Softer Kiwi and Dollar

May 8, 2013

In testimony, Governor Wheeler of the Reserve Bank of New Zealand disclosed that the central bank had conducted currency intervention recently to counter a significantly overvalued exchange rate.  It’s been some five years since the bank last intervened.  The kiwi has slipped 0.4% in response against its U.S. counterpart.

The U.S. dollar otherwise has lost 0.7% against the euro, 0.5% versus the Swiss franc, 0.2% relative to the yen and sterling, and 0.1% against the yuan and Australian dollar.  The loonie is down 0.1%.

Some markets like France are partially shut for VE Day commemorating the 68th anniversary of the end of World War II.

Share prices rose 0.7% in Japan, 1.3% in Taiwan,1.1% in Australia, 0.9% in Hong Kong and Indonesia, and 0.5% in China, India and the Philippines.  European equities are moderately firmer.  U.S. stocks opened marginally lower.

The British 10-year gilt yield dipped a basis point, while German bunds and Japanese JGBs are unchanged.

Gold rebounded 1.3% to $1466.90 per ounce.  WTI oil edged up 0.2% to $95.85 per barrel.

The National Bank of Poland surprised a majority of analysts with another 25-basis point cut of its 7-day repo rate to 3.0%.  Officials had not reduced the rate in April, implying instead no remaining scope for doing so.  Today’s was the sixth cut since November, totaling 175 basis points and was made against the backdrop of sub-target inflation, sub-1% growth, and criticism from the government.

The key policy interest rate of Norway’s central bank was kept at 1.5%, its level since a 25-basis point cut in March 2012.  Officials do not expect the onset of rate normalization until the second quarter of next year.

China reported a larger-than-forecast $18.16 billion merchandise trade surplus for April.  Trade had registered a rare $884 million deficit in March following surpluses of $15.25 billion in February and $29.15 billion in January.  In April, there was an acceleration of on-year export and import growth to 14.7% and 16.8%. 

German industrial production fell 0.7% in March in spite of a 4.0% monthly advance in energy output.  Construction contracted 3.1% on top of a 1.6% decline in February.  Industrial production was 2.5% lower than in March 2012 and posted a 0.2% average increase between the final quarter of 2012 and the first quarter of 2013.  Production of capital goods rose by 2.7% in February and another 2.1% in March.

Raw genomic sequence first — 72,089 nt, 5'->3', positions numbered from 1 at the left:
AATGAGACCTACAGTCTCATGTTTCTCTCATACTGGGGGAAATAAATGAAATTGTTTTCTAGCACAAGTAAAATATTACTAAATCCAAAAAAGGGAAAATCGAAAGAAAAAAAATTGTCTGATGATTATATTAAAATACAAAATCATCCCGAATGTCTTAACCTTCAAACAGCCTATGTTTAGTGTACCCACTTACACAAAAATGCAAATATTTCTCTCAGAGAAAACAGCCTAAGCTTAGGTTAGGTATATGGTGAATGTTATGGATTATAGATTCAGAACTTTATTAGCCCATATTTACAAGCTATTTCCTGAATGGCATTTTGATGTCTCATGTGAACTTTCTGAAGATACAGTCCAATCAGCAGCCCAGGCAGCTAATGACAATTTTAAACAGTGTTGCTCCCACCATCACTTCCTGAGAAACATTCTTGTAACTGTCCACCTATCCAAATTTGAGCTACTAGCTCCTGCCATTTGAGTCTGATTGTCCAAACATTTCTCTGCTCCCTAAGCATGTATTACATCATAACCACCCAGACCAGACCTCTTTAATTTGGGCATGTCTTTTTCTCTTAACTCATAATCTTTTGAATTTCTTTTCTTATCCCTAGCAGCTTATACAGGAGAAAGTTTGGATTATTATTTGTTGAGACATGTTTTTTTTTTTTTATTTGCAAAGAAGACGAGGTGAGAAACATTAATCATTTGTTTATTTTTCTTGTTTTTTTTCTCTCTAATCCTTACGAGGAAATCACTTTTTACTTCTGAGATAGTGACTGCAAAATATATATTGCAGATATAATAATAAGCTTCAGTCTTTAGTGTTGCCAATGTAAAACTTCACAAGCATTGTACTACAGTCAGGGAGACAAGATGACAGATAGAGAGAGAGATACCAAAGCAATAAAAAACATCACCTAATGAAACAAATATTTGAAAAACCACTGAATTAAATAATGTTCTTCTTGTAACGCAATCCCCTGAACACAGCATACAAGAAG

The Halifax index of British house prices increased 1.1% in April and exceeded the year-earlier level by 2.0% in February-April, the highest on-year gain since September 2010.

Switzerland continues to battle deflation.  Consumer prices were unchanged on month and down 0.6% from a year earlier in April. 

A number of other countries had March industrial output reported.  Dutch industrial production fell 2.0% on month and 5.3% on year.  Turkish industrial output dropped 0.9% on month and rose 1.4% on year.  In Norway, there was a monthly decline of 0.7% and a 12-month 3.2% increase. 

Finland’s trade deficit tripled from the month before to EUR 225 million in March.  Denmark recorded a DKK 1.3 billion current account deficit in March and a trade surplus of DKK 4.4 billion.

Canadian housing starts fell 3.4% last month.  U.S. mortgage applications rose 7% in the week of May 3, as the 30-year fixed-rate mortgage rate dipped a basis point to 3.59%.

Copyright 2013, Larry Greenberg.  All rights reserved.  No secondary distribution without express permission.

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